6 Common VoIP Deployment Mistakes to Avoid

Moving to a  VoIP system has lots of benefits. Not only will it help your business to save money due to the low cost of calls, but its numerous features and better accessibility will allow you to improve efficiency.

However, transitioning to a VoIP system can be challenging. In fact, there are many cases in which businesses end up facing countless issues due to mistakes that are made when deploying their new VoIP system. In some cases, those issues may even cause disruptions that result in lost time and revenue.

If you want to ensure that everything goes smoothly and without a hitch, here are some of the more common VoIP deployment mistakes that you need to avoid:

Incorrectly estimating the bandwidth required

As a type of Internet Protocol telephony, VoIP requires a certain amount of available bandwidth for its calls. If you underestimate the amount of bandwidth required, the call quality will suffer and the connection may be inconsistent. On the other hand, if you overestimate it you may end up spending money on bandwidth you don’t need.

To ensure that your estimate is accurate, you must factor in the bandwidth needs of your company’s regular internet usage as well as the peak call volume. That way you’ll be able to avoid any issues even when its consumption is at its highest.

Choosing the wrong type of VoIP system

Typically there are two types of VoIP systems that businesses use: In-house or hosted. The difference between them is simply that hosted VoIP is run and managed by a provider, while you’ll have to purchase, implement, operate, and maintain in-house VoIP.

Both types of VoIP systems have their own advantages and disadvantages. In-house VoIP systems cost more upfront and require technical expertise to operate and maintain, but offer greater control. In contrast, hosted VoIP systems are cheaper and easier to install at first, but may cost more in the long term and provide less control.

Underestimating the costs involved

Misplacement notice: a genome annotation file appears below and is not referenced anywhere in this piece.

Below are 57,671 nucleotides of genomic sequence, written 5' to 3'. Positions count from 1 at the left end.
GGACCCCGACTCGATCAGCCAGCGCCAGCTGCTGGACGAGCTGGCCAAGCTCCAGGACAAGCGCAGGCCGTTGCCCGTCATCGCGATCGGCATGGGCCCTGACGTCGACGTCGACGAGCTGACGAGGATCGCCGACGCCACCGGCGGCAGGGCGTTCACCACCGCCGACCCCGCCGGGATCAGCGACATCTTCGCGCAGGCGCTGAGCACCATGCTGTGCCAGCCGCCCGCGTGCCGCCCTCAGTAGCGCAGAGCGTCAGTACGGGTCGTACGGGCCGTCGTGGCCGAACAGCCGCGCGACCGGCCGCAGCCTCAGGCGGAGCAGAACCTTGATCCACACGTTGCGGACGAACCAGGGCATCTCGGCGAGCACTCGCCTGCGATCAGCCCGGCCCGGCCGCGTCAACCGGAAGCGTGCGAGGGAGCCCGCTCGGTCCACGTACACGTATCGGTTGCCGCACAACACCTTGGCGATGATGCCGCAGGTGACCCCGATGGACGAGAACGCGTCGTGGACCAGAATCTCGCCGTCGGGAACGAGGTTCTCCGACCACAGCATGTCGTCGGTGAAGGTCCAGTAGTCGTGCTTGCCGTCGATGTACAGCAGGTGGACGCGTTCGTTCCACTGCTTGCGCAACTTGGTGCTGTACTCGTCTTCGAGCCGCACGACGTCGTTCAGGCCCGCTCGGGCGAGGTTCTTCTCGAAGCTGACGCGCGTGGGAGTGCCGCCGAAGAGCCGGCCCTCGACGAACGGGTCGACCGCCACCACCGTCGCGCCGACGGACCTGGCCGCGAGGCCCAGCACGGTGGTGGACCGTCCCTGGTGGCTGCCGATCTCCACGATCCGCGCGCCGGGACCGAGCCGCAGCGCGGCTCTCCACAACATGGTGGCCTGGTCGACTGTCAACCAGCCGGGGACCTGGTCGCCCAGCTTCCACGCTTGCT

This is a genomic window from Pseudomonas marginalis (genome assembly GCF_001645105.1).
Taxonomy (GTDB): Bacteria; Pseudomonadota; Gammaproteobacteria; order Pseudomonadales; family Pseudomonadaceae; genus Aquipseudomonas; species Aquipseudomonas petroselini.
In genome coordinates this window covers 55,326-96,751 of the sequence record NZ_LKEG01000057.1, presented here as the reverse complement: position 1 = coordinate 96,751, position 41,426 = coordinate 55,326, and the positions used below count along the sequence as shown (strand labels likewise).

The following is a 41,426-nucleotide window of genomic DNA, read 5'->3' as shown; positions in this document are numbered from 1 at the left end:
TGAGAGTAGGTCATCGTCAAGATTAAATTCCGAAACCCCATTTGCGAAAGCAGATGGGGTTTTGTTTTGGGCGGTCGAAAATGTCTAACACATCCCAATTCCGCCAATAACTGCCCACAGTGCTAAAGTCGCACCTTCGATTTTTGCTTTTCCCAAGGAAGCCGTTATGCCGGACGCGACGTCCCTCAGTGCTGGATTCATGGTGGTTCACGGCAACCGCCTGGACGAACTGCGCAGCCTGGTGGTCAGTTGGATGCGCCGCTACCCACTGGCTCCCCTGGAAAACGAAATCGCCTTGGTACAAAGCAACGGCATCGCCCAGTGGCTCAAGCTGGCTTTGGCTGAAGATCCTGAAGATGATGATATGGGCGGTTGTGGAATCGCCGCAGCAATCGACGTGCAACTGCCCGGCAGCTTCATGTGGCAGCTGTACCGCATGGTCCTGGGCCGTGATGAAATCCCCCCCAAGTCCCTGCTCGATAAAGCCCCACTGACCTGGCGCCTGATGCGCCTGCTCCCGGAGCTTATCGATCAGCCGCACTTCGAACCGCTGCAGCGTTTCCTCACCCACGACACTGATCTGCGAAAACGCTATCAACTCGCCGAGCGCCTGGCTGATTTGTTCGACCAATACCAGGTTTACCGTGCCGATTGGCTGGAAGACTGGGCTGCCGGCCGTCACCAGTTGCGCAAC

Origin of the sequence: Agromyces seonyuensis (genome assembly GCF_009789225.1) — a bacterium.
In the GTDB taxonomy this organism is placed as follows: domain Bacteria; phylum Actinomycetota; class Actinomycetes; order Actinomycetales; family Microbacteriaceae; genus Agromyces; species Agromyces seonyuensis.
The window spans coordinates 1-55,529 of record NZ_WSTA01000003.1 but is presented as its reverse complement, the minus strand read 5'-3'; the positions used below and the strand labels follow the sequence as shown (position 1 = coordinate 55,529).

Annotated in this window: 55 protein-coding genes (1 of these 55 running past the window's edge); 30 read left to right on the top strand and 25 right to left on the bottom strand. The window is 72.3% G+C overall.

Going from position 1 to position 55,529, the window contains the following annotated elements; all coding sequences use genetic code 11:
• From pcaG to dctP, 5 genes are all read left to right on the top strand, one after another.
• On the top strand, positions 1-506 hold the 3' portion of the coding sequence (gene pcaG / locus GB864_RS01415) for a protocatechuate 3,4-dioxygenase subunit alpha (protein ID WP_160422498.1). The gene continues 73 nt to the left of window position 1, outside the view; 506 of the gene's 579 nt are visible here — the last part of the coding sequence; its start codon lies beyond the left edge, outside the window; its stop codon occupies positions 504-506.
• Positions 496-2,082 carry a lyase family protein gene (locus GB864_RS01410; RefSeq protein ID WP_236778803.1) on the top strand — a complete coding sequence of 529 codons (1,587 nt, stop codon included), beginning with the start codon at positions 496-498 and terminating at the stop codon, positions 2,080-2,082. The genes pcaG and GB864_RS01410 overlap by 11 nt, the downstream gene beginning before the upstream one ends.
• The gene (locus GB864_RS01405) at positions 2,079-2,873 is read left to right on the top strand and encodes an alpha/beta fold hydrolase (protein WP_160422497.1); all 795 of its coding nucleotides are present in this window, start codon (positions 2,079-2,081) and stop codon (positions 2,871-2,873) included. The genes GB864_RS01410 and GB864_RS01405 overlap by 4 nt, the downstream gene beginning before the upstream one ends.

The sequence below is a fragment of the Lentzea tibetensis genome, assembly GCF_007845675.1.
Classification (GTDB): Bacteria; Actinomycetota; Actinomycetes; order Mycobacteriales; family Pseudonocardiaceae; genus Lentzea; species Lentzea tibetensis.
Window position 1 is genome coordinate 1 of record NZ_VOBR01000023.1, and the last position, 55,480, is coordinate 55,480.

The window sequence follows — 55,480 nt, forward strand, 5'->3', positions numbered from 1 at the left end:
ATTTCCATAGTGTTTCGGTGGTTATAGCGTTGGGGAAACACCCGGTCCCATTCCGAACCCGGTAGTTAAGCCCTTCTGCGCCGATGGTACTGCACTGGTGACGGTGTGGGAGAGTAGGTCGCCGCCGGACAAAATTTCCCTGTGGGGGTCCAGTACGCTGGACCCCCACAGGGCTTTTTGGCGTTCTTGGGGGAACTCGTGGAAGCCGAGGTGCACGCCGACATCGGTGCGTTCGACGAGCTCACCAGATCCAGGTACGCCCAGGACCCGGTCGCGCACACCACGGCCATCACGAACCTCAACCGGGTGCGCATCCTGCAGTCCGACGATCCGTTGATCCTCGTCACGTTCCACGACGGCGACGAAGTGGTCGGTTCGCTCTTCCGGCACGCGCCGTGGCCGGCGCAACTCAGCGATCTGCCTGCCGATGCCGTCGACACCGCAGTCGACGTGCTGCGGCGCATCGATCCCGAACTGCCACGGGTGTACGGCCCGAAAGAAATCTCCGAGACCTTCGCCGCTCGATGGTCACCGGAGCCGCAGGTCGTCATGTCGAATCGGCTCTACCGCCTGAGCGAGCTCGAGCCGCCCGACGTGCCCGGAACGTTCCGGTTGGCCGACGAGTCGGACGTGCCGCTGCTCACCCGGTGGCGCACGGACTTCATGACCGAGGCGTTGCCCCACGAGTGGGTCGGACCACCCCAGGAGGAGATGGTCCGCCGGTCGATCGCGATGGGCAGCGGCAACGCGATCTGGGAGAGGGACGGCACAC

While it is true that VoIP offers more cost-effective call rates, there are other costs you need to take into account when you first deploy it. For example, you may need to buy desk phones, mobile phones, or new computers in order to give your staff access to the system.

Keep in mind that you may also need to hire someone to manage the system and fix any issues that may come up.

Overlooking security

Just like anything else that is network-based, VoIP systems are vulnerable to attacks such as malware, viruses, and so on. It is important that you don’t overlook the security of your system and take steps to ensure it is protected.

Some of the best ways to start improving the security of your VoIP system is by implementing password access, setting up a firewall, and ensuring that your traffic is encrypted.

Not consulting employees beforehand

At the end of the day, your employees are going to be the ones who use the VoIP system that you implement most frequently – so you should talk to them about it beforehand. By getting the opinions of your employees you can identify their requirements and what features they value most.

Not setting up Qualify of Service (QoS)

As mentioned previously, the quality of VoIP calls depends heavily on your internet connection – which makes it susceptible to bandwidth issues and network congestion. That is why it is essential that you set up QoS protocols so that you prioritize voice traffic as well as reserve sufficient bandwidth.

If you don’t set up QoS, your call quality may be poor and in some cases the calls may even be dropped. Setting up QoS can be a bit complicated, however, which is why it is recommended that you hire someone experienced to get the job done.

By avoiding these six common mistakes, you should be able to deploy your VoIP system more smoothly and ensure that there aren’t any unwanted surprises once you’re done. Just make sure that you allocate enough time for the deployment, and ideally have someone in charge who is familiar with VoIP systems and has the right expertise to check that everything is fine.

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